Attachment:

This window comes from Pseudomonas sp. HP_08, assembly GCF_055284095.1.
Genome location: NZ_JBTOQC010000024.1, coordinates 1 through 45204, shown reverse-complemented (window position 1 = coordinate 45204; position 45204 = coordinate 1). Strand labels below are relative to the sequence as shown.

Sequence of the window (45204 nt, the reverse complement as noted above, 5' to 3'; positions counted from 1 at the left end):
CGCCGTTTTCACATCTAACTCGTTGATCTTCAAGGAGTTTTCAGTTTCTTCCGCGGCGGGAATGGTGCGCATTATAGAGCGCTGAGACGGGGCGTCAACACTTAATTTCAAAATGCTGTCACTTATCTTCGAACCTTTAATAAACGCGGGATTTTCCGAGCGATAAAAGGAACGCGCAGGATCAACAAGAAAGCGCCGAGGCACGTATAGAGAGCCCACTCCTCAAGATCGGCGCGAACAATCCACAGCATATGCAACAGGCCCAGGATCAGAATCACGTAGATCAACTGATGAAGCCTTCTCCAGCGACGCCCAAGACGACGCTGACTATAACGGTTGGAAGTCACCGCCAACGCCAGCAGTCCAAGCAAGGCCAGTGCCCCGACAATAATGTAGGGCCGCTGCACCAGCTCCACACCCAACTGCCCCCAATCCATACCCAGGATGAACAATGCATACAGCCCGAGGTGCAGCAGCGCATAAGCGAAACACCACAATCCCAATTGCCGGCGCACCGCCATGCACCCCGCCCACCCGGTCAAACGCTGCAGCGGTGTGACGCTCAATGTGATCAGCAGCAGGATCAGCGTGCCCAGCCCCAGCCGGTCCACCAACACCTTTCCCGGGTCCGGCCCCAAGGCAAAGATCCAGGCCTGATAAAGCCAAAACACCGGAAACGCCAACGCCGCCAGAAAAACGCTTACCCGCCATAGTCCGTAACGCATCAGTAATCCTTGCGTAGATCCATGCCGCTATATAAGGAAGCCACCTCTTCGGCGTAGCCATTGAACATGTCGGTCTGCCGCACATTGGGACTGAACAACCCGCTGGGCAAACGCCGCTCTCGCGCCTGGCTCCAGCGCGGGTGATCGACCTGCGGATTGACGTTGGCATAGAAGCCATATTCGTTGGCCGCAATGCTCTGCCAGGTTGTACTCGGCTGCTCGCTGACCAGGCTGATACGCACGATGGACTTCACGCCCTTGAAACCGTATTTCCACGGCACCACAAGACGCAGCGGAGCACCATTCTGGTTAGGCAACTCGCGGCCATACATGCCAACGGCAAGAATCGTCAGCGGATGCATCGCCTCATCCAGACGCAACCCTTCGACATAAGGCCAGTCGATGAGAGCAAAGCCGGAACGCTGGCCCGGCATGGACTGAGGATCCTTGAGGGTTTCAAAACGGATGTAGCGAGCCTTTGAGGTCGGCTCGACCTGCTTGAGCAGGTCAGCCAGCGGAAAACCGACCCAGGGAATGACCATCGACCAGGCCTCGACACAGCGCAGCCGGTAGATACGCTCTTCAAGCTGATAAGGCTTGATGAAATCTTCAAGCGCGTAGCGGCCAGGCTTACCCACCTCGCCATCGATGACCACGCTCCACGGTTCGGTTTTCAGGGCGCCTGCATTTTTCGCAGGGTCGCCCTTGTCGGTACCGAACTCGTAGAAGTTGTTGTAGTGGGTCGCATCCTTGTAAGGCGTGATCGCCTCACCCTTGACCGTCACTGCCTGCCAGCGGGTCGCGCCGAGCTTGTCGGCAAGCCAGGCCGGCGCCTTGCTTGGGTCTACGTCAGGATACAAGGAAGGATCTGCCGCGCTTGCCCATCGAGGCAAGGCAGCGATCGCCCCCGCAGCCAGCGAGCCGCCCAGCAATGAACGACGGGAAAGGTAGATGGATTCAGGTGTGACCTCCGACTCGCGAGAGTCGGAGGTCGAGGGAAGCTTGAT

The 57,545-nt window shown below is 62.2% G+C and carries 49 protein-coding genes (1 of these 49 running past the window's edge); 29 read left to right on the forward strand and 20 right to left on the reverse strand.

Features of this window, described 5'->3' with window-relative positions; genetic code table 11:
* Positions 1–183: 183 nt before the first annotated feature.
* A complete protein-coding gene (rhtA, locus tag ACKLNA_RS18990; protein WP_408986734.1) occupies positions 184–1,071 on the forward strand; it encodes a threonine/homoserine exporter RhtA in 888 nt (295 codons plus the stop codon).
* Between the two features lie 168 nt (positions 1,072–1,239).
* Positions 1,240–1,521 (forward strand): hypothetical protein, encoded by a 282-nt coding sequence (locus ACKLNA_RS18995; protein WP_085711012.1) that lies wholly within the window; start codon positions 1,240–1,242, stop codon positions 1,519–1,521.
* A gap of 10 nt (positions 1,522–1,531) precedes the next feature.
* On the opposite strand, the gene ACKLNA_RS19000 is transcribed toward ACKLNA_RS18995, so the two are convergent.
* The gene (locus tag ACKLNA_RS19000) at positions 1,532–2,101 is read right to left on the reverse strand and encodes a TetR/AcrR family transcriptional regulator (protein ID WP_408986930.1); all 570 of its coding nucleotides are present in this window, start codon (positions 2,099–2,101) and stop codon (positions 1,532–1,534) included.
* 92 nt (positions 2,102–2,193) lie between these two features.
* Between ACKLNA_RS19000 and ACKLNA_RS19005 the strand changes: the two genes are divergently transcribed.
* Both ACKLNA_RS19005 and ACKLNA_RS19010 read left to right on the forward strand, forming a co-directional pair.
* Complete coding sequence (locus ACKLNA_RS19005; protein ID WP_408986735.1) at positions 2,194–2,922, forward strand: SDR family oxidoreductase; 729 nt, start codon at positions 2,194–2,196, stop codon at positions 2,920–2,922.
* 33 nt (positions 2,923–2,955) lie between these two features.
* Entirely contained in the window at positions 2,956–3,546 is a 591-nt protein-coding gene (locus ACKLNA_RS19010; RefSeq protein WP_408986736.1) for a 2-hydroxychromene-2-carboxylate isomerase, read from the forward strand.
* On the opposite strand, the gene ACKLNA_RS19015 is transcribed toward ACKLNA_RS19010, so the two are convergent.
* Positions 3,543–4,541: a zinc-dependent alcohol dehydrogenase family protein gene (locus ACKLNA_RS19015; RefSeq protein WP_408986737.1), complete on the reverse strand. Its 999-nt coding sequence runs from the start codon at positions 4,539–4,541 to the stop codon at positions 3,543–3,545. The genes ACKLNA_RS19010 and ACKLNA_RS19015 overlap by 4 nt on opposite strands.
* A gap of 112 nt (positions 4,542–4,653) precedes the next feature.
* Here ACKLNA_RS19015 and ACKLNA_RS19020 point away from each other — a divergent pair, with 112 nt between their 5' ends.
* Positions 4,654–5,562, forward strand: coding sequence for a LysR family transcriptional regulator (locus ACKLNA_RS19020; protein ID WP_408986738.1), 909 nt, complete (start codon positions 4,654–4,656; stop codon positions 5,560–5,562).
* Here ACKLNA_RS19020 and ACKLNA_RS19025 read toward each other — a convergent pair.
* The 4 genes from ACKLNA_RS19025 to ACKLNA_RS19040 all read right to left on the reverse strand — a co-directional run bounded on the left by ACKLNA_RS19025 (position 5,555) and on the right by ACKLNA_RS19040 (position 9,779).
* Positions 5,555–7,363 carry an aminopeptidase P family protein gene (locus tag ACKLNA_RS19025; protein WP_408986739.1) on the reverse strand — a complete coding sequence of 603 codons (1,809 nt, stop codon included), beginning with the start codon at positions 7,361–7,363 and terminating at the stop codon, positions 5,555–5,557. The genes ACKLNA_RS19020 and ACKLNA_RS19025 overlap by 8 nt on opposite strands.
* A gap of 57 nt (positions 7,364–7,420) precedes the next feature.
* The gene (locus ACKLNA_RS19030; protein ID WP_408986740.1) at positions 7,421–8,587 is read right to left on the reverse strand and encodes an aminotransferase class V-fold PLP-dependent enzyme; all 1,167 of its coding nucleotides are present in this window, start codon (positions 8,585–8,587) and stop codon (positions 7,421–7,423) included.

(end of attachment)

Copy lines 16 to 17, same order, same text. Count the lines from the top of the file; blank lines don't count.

* Both ACKLNA_RS19005 and ACKLNA_RS19010 read left to right on the forward strand, forming a co-directional pair.
* Complete coding sequence (locus ACKLNA_RS19005; protein ID WP_408986735.1) at positions 2,194–2,922, forward strand: SDR family oxidoreductase; 729 nt, start codon at positions 2,194–2,196, stop codon at positions 2,920–2,922.